Vernor Vinge on computers, freedom and privacy

Wendy Grossman reports in the Guardian from the Computers, Freedom and Privacy conference, describing Vernor Vinge's presentation of his incredible new novel Rainbows End and its relation to Orwellian notions of control. Rainbows End is probably the most mind-blowing work of science fiction I've read all year: it manages to touch on the future of fandom, consensus reality, copyright, DRM, scholarship, aging, generation gaps, and global politics, while telling a technothriller adventure story that I couldn't help but devour. In fact, the excellent plot pissed me off, because it kept me turning the pages so fast I could barely pause to appreciate the wild ideas in Vinge's worldbuilding.
The scenario he describes is the background he researched for Rainbows End. Set in 2025, the characters are surrounded by logical extensions of today's developing technology. Wearable computing is commonplace. Tagging and ubiquitous networked sensors mean you can look at the landscape with your choice of overlay and detail. People send each other silent messages and Google for information within conversations with participants who may be physically present or might be remote projections. One character's projection is hijacked and becomes the front for three people. The owner of another remote intelligence is unknown. Several continents' top intelligence operatives try to solve a smart biological attack that infects a test population with the willingness to obey orders.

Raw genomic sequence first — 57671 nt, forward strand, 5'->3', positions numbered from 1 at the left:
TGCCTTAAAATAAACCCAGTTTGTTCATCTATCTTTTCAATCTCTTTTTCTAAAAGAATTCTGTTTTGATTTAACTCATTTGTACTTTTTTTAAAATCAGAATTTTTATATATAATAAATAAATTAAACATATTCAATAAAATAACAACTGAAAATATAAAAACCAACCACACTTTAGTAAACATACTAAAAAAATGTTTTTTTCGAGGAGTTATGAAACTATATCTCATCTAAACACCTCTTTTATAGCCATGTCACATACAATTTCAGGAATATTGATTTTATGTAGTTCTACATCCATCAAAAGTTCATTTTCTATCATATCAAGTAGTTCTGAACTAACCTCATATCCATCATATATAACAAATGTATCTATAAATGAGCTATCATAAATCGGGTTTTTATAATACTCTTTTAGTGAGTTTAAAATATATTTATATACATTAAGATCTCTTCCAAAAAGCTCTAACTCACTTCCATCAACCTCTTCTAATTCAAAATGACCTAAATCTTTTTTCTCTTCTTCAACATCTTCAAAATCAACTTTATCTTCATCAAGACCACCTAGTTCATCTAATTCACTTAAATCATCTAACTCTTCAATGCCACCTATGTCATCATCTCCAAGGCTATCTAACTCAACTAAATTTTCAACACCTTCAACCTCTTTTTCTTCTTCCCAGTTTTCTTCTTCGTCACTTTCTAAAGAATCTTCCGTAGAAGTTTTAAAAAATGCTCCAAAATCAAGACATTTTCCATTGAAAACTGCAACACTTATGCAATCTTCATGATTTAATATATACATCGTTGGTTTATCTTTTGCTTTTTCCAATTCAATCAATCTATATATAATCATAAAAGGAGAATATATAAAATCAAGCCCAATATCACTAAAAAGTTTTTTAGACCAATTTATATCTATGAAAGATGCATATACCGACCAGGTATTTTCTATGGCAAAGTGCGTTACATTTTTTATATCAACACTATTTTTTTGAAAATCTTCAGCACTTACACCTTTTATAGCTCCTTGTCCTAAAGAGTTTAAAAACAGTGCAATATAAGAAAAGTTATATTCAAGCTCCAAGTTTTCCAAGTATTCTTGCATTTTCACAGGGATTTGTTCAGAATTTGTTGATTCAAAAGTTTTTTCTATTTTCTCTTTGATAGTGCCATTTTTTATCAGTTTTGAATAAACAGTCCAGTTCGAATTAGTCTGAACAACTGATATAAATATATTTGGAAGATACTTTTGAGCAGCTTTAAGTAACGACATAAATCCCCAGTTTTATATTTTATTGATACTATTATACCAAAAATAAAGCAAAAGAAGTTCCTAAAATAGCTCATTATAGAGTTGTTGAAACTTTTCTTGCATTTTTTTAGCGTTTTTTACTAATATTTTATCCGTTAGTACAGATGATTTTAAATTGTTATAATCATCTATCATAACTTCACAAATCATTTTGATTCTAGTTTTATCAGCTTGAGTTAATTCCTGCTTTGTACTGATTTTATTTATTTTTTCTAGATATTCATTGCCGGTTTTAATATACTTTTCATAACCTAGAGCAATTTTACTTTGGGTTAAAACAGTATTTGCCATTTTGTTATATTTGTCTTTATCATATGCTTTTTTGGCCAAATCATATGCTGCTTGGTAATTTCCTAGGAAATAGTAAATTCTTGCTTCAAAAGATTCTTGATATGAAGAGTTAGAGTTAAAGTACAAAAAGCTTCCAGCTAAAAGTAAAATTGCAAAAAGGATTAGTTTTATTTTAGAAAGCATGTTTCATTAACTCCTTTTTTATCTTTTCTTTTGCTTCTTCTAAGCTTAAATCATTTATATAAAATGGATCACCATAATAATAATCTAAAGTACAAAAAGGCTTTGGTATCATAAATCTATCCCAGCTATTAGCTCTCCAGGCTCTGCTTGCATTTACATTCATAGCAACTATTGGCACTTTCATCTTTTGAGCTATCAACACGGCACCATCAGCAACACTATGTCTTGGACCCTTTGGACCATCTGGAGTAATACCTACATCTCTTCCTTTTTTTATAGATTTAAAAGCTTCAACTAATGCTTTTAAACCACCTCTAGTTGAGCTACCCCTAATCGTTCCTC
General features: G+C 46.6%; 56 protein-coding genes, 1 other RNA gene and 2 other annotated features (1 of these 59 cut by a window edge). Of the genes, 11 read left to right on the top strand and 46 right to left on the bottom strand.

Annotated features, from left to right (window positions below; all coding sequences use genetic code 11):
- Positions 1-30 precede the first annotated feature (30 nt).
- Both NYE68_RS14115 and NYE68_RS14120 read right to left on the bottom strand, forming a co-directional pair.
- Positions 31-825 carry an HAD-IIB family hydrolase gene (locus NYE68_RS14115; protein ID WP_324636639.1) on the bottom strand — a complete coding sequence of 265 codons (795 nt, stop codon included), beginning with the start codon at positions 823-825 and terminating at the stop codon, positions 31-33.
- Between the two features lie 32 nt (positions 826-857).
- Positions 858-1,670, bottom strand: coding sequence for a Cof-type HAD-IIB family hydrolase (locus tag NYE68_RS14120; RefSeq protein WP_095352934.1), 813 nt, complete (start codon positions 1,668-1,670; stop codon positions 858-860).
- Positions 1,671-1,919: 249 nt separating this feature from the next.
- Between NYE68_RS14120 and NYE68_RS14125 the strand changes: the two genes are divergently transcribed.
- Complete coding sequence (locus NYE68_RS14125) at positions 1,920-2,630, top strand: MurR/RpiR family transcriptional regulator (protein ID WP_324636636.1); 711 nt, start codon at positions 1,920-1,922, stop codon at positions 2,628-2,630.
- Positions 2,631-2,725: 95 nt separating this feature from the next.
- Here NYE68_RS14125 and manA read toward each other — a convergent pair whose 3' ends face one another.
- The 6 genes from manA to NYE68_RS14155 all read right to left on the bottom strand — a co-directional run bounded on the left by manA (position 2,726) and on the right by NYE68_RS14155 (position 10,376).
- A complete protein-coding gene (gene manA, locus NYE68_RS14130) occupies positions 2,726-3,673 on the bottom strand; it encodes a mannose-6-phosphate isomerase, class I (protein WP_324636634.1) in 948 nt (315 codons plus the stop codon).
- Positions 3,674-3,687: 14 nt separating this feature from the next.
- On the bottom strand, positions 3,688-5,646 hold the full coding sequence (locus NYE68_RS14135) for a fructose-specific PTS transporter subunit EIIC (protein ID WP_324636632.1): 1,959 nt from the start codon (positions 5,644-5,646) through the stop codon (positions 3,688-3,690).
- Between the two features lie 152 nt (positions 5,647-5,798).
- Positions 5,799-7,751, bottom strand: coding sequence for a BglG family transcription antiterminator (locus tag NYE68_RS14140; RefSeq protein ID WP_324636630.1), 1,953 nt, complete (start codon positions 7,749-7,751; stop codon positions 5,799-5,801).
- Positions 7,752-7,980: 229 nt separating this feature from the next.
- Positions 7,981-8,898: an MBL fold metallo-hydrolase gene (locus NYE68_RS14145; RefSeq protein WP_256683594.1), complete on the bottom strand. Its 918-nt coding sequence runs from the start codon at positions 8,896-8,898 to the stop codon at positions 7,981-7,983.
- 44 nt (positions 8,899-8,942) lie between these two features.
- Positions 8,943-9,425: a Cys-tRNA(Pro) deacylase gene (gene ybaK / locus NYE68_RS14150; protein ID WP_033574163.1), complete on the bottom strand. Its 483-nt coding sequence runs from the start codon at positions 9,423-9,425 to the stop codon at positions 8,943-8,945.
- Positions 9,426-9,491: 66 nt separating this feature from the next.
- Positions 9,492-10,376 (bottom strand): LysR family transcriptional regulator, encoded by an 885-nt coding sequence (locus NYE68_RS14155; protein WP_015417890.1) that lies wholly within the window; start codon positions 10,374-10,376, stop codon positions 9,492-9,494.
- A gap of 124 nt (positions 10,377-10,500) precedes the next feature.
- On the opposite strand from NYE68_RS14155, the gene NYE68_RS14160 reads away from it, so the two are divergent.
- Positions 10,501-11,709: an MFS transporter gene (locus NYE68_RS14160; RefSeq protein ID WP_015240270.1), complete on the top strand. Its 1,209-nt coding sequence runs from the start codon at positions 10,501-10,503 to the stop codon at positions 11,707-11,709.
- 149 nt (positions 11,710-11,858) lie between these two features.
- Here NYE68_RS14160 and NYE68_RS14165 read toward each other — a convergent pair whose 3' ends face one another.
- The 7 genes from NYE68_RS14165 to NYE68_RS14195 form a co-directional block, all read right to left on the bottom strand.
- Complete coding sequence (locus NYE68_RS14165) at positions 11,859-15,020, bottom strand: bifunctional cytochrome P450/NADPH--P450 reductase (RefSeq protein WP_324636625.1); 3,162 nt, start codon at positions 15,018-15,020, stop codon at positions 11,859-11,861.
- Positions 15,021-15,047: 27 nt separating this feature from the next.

Vinge makes two opening assumptions: no grand physical disaster occurs, and today's computing and communications trends continue.

He added a third trend: "The great conspiracy against human freedom." As novelist Doris Lessing has observed, barons on opposite sides of the river don't need to be in cahoots if their interests coincide. In our case, defence, homeland security, financial crime enforcement, police, tax collectors and intellectual property rights holders offer reasons to want to control the hardware we use. Then there are geeks, who can be tempted to forget the consequences if the technology is cool enough. Vinge quotes the most famous line from the comic strip Pogo: "We have met the enemy, and he is us."

Vinge's technology to satisfy these groups' dreams is the Secure Hardware Environment (She), which dedicates some bandwidth and a small portion of every semiconductor for regulatory use. Deployment is progressive, as standards are implemented. Built into new chips, She will spread inevitably through its predecessors' obsolescence.

Link (Thanks, Mark!)

Update: Jay sez, "Bazooka Joe at the smallWORLD podcast conducted an excellent interview with Vernor Vinge in which the author diplayed his dexterity of thought. He seems to make all the important connections."

Update: Jay sez, "Bazooka Joe at the smallWORLD podcast conducted an excellent interview with Vernor Vinge in which the author diplayed his dexterity of thought. He seems to make all the important connections."